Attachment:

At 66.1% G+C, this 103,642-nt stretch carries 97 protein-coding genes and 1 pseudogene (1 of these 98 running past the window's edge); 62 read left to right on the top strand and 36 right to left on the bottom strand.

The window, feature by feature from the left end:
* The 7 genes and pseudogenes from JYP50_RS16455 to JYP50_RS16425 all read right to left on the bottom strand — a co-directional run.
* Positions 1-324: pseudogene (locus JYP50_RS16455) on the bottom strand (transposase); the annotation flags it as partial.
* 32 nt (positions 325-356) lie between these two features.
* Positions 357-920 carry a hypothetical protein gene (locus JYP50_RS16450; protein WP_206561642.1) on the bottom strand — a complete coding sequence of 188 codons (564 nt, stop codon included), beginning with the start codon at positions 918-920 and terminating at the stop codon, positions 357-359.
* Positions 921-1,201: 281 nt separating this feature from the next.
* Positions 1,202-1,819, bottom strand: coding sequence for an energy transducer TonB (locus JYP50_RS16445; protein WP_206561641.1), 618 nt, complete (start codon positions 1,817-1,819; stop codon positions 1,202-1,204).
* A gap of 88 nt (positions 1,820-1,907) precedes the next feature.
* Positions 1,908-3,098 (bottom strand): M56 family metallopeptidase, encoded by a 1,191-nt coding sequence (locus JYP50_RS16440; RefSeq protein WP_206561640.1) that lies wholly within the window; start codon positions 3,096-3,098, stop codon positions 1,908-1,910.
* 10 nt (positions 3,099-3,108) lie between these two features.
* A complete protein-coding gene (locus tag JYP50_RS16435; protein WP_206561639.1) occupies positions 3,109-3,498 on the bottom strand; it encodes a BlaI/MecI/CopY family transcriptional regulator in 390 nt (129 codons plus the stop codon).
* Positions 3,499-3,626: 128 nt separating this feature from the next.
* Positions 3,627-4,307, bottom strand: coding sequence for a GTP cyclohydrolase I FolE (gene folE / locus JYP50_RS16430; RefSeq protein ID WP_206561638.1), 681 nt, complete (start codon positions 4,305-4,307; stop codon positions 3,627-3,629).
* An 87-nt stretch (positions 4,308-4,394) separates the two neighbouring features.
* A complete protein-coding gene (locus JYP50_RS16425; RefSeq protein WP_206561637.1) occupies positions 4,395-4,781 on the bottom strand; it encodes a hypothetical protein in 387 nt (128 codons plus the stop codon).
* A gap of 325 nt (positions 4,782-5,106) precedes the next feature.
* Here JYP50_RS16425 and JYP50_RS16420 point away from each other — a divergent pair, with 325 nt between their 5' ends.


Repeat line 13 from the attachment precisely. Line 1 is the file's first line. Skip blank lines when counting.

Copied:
* Positions 3,499-3,626: 128 nt separating this feature from the next.